The Federal government June 1 published a proposed rule that would dramatically change the Title X federal government Family Planning Program set in place in 1973 to assist low-income women across the United States get the full range of reproductive health care, including access to abortion. But it will be months, or even years, before the proposed rule becomes official, according to a Maine Family Planning official.

In an interview June 3, Kate Brogan, Vice President for Public Affairs at Maine Family Planning, said the Trump Administration is trying “to change the focus” of the Title X program to make it much harder for women to access abortion care and much harder for family planning providers to give women all the information they need about their options regarding reproductive health care. Under the current rule health care providers getting Title X funding “are required to provide the full range of information, non-directive options counselling that gives women all of their options,” Brogan said.

The new proposed rule eliminates the requirement that the client be given the most up-to-date information about what contraceptive methods are available to them. That’s why it’s being called “The Gag Rule,” she said, because under it not only would federally funded family planning providers across the country not be able to provide abortions, they also would not be able to tell women where they can get an abortion.

This, she said, exploits women who are in difficult situations. The bulk of women who come to Maine Family Planning health centers are eligible for free or reduced-price services based on their income, she said. “Which means they are struggling in our economy and they are uninsured and that’s the reason they come to us. So if those are the women that aren’t going to be able to access the full scope of the information that is available about their options, and also there will be fewer abortion providers because the intent of this is to close down abortion providers, it gets us closer to the time where women of means are going to continue to have all of the access that they need but poor women are going to be out of luck and are going to be forced to continue pregnancies that they don’t want, and can’t afford.”

The proposed rule, she added, also approves using federal family planning funds for organizations that promote abstinence or natural family planning, and it also allows federal family planning funds to go to Crisis Pregnancy Centers. These centers, Brogan said, do not offer accurate information to women about their options, but instead “pressure and coerce women who are pregnant to continue their pregnancy and place their baby for adoption.” Some of those centers, she said, “have arrangements with adoption agencies that for every woman they bring in they get a cut of the very expensive adoption fee.”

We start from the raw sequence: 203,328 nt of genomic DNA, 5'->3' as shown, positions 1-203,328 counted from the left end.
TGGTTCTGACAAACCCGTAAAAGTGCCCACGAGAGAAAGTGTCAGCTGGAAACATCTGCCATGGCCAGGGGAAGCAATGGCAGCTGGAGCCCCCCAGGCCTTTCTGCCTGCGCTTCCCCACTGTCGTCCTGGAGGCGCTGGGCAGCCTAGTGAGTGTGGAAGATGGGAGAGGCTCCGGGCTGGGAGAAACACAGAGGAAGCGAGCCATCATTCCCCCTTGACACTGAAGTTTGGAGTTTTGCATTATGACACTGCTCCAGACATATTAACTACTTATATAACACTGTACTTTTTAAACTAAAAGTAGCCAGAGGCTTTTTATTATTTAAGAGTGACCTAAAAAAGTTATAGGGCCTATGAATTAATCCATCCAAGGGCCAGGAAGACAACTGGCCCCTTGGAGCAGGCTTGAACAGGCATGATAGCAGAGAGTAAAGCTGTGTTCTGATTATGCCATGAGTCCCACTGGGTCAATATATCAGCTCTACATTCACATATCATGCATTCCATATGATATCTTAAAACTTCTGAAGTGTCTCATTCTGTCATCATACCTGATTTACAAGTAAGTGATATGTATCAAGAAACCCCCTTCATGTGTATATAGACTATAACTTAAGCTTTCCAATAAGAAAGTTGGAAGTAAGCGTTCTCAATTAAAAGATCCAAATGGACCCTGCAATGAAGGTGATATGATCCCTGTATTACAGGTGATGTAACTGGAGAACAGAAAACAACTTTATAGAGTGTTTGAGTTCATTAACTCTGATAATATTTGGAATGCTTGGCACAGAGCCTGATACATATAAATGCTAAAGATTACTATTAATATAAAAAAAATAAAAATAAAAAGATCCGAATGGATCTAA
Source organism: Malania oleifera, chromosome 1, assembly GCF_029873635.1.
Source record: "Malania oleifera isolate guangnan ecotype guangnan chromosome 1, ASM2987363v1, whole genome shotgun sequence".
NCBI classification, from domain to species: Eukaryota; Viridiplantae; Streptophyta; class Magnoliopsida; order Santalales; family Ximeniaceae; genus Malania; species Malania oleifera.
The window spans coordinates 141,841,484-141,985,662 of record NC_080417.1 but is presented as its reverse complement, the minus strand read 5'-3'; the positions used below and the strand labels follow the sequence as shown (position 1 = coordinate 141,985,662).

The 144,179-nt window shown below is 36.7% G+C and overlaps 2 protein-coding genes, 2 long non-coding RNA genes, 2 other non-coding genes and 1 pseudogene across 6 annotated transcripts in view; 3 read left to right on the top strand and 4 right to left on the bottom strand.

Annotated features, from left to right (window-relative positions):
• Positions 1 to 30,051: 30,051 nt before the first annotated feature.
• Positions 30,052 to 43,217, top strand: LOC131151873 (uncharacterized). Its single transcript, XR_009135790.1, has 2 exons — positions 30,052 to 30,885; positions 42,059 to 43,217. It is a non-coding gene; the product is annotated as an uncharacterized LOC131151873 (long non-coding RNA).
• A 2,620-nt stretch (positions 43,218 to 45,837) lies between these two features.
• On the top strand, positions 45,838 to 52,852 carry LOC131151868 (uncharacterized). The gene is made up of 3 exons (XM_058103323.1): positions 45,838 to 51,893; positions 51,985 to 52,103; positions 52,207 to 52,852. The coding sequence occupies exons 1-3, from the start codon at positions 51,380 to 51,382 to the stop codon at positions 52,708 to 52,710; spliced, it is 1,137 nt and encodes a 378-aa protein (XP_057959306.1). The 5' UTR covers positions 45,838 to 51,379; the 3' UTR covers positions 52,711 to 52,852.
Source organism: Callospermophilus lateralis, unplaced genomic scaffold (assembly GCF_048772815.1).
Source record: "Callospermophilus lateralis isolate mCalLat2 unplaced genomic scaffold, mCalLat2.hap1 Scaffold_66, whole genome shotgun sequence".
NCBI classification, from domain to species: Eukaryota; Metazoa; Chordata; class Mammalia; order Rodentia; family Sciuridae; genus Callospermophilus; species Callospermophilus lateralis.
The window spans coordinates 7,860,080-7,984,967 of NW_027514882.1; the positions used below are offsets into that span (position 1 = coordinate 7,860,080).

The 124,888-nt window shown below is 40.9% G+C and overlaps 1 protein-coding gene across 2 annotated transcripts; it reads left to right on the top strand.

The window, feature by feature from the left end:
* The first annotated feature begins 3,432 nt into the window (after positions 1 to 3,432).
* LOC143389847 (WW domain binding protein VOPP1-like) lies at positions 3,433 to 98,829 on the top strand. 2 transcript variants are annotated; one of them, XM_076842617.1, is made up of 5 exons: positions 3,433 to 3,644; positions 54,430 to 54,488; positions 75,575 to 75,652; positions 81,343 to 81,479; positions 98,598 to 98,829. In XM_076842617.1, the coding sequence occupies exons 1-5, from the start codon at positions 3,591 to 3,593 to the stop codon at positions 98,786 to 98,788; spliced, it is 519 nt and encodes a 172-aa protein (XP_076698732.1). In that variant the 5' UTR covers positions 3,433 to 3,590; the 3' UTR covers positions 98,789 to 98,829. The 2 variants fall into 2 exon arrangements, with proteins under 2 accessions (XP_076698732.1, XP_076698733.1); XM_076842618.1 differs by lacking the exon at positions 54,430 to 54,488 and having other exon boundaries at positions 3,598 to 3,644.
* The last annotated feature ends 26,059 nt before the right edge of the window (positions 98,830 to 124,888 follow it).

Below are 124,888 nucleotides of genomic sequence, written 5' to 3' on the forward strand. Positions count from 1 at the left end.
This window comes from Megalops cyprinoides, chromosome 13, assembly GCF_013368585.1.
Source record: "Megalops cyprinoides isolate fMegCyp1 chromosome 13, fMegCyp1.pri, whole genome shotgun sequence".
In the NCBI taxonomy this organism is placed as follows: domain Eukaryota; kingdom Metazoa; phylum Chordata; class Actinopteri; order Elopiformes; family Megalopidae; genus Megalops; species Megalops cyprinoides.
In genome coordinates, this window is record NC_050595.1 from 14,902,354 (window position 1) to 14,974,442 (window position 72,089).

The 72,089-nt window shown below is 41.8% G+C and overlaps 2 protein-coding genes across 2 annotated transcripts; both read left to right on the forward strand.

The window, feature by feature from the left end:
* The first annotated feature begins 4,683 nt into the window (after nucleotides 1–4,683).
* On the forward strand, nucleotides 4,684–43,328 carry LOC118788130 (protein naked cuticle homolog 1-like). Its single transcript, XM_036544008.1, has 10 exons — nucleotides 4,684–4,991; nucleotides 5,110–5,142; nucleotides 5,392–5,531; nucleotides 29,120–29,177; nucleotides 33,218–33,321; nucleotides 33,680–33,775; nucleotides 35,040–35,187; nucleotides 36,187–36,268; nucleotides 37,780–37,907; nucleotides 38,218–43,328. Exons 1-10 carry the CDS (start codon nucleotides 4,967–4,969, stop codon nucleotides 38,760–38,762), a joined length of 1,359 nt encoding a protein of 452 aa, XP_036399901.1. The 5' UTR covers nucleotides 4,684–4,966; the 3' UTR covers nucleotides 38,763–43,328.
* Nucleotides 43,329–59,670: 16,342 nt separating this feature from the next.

Brogan explained that currently two of the three abortion providers available in Maine, Maine Family Planning and Planned Parenthood, provide both family planning services and also, one day a week, provide abortion services. “No federal funds or state funds go to fund those abortion services but there is co-location. The new rule would prohibit co-location. We wouldn’t be able to be in same building, or share a parking lot, or a name or advertising or a phone number. So, the intent of this rule is to force abortion providers to stop providing abortions and make abortion care much less accessible,” she said.

But Brogan made clear that many steps must be taken before the new rule goes into effect. The federal Health and Human Services Department that issued the proposed rule has given the public 60 days to comment on it. Brogan doubts that the comment period will make much of a difference since the officials overseeing the program are so committed to their point of view. After HHS announces the final rule, health care providers across the country will then have 60 days to bring their programs into compliance with it, she said. Brogan said she fully expects law suits against the rule, which will further delay its implementation.

Brogan assured Maine women that her organization and others like hers will do all they can to fight the proposed rule. And she made clear that for now nothing has changed for women needing assistance from Maine Family Planning. “Nothing has changed. That’s the bottom line. Our doors are open and we are still providing the full range of medically accurate information and all of our services continue to be available until this is resolved — and that will be many months or even years, and until we hear otherwise we are not changing what we do.”

If you want to keep informed about this, or comment on the proposed rule, you can go to and sign up for their mailing list.

Wendy Ross is a member of Grandmothers for Reproductive Rights.

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